Gosberton’s grand old lady Lois celebrates her 100th birthday in style

Lois Burton pictured at her big party at Gosberton House Care Home. SG100218-270TW
Lois Burton pictured at her big party at Gosberton House Care Home. SG100218-270TW
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Bingo lover and TV football fan Lois Burton celebrated her 100th birthday on Saturday with a party for 40 relatives and friends.

Lois is following in the footsteps of an elder sister, Ivy Carter, by becoming a centenarian.

Lois with June and Robert Burton, Malcolm and Janet Short, and Brian and Bridget Steel. SG100218-272TW

Lois with June and Robert Burton, Malcolm and Janet Short, and Brian and Bridget Steel. SG100218-272TW

Sadly, Ivy passed away a couple of years ago but not until she was nudging close to her 104th birthday.

Two of Lois’s brothers lived into their nineties.

Lois was born in Gosberton, the sixth of Samuel and Clara Gosling’s eight children, and attended the village school until she was 14, spending her early working life in agriculture on her father’s smallholding.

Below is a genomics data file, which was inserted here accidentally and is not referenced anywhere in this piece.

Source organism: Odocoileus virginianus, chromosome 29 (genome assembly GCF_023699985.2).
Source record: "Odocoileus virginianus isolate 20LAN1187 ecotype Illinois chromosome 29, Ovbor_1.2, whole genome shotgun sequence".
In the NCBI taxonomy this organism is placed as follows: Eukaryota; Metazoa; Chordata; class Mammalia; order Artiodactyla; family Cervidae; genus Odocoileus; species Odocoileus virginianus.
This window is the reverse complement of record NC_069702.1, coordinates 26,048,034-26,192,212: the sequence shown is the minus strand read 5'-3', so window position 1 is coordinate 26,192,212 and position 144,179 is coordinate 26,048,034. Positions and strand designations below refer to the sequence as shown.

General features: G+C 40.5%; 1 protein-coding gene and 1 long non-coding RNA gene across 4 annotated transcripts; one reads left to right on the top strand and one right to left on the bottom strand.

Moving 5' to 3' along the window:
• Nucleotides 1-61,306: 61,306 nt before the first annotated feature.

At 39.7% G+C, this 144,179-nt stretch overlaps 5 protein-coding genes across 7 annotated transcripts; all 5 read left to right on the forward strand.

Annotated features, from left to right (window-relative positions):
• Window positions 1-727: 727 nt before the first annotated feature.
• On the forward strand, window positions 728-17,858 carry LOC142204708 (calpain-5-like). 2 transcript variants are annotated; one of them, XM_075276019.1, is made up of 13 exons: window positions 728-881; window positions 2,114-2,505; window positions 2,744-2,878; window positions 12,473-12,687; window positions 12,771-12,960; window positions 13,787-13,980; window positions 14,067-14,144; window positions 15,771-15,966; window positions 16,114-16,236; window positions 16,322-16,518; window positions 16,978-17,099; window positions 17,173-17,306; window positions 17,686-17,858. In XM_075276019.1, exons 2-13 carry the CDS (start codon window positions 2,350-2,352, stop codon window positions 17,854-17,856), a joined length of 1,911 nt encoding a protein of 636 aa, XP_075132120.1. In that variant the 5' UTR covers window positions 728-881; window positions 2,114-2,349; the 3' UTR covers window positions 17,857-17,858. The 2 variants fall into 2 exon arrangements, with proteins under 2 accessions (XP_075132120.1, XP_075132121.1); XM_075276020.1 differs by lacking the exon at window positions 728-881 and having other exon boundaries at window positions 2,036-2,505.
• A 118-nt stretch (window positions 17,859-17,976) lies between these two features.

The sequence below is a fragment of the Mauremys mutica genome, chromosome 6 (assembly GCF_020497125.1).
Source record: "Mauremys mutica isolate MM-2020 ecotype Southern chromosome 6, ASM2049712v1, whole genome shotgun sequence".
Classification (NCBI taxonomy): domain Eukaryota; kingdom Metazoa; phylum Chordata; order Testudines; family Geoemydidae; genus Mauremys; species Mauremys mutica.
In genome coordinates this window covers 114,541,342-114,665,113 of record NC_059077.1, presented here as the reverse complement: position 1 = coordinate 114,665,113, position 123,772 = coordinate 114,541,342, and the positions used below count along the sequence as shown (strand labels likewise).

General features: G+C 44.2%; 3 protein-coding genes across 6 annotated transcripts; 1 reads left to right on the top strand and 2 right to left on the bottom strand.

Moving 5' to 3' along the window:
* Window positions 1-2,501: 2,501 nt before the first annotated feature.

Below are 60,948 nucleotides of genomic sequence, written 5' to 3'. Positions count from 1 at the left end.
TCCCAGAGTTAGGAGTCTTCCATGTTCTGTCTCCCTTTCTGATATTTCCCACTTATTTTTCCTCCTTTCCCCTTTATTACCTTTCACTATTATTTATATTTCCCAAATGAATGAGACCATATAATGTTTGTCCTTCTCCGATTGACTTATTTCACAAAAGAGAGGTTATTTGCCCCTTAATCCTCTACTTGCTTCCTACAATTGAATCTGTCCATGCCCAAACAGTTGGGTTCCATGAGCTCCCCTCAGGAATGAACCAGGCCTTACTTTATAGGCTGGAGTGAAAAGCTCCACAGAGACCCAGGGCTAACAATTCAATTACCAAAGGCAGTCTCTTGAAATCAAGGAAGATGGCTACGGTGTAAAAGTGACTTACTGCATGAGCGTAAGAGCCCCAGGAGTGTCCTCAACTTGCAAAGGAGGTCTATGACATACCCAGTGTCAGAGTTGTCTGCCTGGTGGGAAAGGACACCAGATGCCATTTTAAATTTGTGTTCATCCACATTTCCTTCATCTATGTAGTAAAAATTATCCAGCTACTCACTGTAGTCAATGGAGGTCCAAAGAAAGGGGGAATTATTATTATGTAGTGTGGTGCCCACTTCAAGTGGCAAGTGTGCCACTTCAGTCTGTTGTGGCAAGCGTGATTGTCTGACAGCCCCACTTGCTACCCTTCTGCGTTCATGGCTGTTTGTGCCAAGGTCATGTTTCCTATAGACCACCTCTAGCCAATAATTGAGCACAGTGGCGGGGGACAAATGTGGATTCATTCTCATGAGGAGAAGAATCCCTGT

She married Les Short and had a son Malcolm but divorced during the war and moved to Boston, working in a canning factory.

Lois later married Frank Burton, and the couple settled in Gosberton, and had three children, Bridget, Robert and Gary – sadly Frank passed away in 1982 and Gary passed away in 1987.

Following her second marriage, Lois continued working on the land.

Until four years ago, Lois was looking after herself and living in a house in Salem Street but lost her independence after a fall, when she broke her hip.

Son Malcolm says: “She cooked every day, it was very important to have her veg.”

Lois became a Liverpool supporter because her son Gary followed the team and she had Sky TV installed so she could watch live matches.

Asked to sum up his mum, Malcolm said: “She’s always been a very hard worker and very much a house proud type person but also could be a little fiery.”

It’s an amazing 86 years since Lois left school.

She said: “We did sums, I liked all of the things, reading and things like that.”

Lois lived through one of the harshest winters on record, that of 1947, with snow drifts blocking roads and railways.

She held her hand 3ft from the floor and said: “The snow was up to here. You couldn’t move far. I can remember about things like that.”

Lois spoke to us the day before her party at Gosberton House Care Home.

She said with a smile: “How old am I ... 100? Oh dear!”

As well as her children, Lois has six grandchildren and 15 great-grandchildren.

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